Riding the shuttle bus in a 4 hour journey from San Jose, I was getting near my destination the Arenal Observatory Lodge. I looked out of the shuttle bus window to my left and although the volcano was mostly covered in cloud, just looking at the lower flanks was enough to excite me. I was eager to see the Arenal Volcano for a while now especially after the pics and videos I saw on the Internet and at last I finally got to see this volcano in person.
During this time, Arenal was the most active volcano in Costa Rica. The activity consisted of constant slow effusive lava flows which would quite often cause bits of lava to break off from the summit area and in lesser circumstances, lava flow fronts. At night it would look more spectacular as that was when the incandescence was more visible. Other activity included strombolian explosions which occurred on a regular basis, and pyroclastic flows which occurred less frequently. Arenal first awoke in 1968 with violent explosions which killed 87 people, and then lava flows buried the villages of Tabacon and Pueblo Nuevo. Three new craters were formed during the eruptions but the activity soon became confined to just one crater and since then Arenal was in a constant state of eruptive activity. The eruptive activity finally came to an end in December 2010. Scientists believe that Arenal may go into a state of dormancy for a few hundred years before waking up once again.
I checked in at the Arenal Observatory Lodge and then went off to explore the local nature trails and it didn't take long until I noticed the clouds temporarily clearing revealing the volcano, so of course I wasted no time in getting pics as I learned that the weather in the La Fortuna area is constantly changing, and minutes later the clouds came back and hid the volcano again. Later, I was on the waterfall trail which goes into a forest when I heard BOOOOOOOOM!!! A volcanic explosion had occurred taking me by surprise. But the real action didn't come until the evening. When the evening came a thunderstorm had developed and I was stuck in the main area of the Arenal Observatory Lodge due to heavy rainfall but fortunately for me, I had my camera and tripod with me so I was able to take pics when the clouds cleared enough during the storm to be able to see the volcano. What a show I was treated to during my first night, not only could I observe the incandescent lava fragments rolling down the slopes but I could also watch a thunderstorm at the same time especially when lightning lit up the skies revealing the silhouette of the volcano at night.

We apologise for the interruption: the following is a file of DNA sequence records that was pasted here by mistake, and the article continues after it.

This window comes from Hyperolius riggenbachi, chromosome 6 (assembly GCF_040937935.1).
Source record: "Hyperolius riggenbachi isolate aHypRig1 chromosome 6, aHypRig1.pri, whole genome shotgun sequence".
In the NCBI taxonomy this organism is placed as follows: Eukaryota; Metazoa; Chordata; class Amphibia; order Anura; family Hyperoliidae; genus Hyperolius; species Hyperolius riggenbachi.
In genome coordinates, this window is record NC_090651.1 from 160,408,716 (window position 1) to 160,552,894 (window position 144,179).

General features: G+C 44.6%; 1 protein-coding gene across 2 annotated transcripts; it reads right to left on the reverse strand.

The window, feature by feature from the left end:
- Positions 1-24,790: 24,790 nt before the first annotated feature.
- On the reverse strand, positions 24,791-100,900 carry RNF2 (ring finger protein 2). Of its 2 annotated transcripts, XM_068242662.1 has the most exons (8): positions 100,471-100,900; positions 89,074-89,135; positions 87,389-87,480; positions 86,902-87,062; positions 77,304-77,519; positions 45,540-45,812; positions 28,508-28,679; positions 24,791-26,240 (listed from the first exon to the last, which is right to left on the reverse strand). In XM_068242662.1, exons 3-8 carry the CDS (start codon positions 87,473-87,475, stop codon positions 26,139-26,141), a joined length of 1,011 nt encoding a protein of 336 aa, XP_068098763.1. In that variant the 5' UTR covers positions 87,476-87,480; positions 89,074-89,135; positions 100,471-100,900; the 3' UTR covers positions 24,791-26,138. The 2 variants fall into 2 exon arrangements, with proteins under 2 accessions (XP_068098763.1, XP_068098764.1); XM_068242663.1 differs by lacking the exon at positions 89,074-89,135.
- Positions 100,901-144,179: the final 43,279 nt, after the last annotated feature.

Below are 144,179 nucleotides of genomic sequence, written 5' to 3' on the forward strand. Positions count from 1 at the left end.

During the next day, the clouds cleared by late morning until mid afternoon giving me more opportunity for pictures. I spent a lot of time in the restaurant area of the Arenal Observatory Lodge at that time hoping I may catch a strombolian explosion with ash plume but to no avail, just lava fragments constantly breaking off from the summit area and rolling down the slopes. My attention was sometimes turned towards the Coatis which were foraging for food out on the lawn. Come late afternoon, I joined the Arenal 1968 lava tour as arranged with the local guide earlier that day and I went along with an American family. As I got there and after I filmed a clip with my camcorder on a trail, I misplaced my foot on the ground spraining my ankle in the process which then forced me to limp along for the rest of the tour. We got to the lava flow of 1968 which was by now vegetated, hard to believe that a village once stood beneath our feet after the villages of Tabacon and Pueblo Nuevo got destroyed by the eruption of 1968. Next, we walked on in search of some Tree Frogs and by now it was sunset and we were walking through some long grass which made me feel anxious about the presence of any unseen snakes so I just stomped through knowing that snakes don't like it when you stomp the ground. That done, we ended up at a lagoon where we heard frog calls presumedly coming from Tree Frogs yet not a frog to be seen. Those calls were not your average croaking which you would typically associate with frogs, but a single loud high pitched croak. Heading back in the direction of the car park, the guide took us somewhere else where he thought there might be Tree Frogs and there it was in the trees a Red Eyed Tree Frog! What a beautiful creature, mostly bright green with red eyes and blue legs. I often seen them on nature programmes on TV but seeing one in real life was different to watching TV, amazing. The youngest boy from the American family I was with kept begging to keep it but the father explained that it was a special frog. Sorry lad! but wild animals are there where they belong.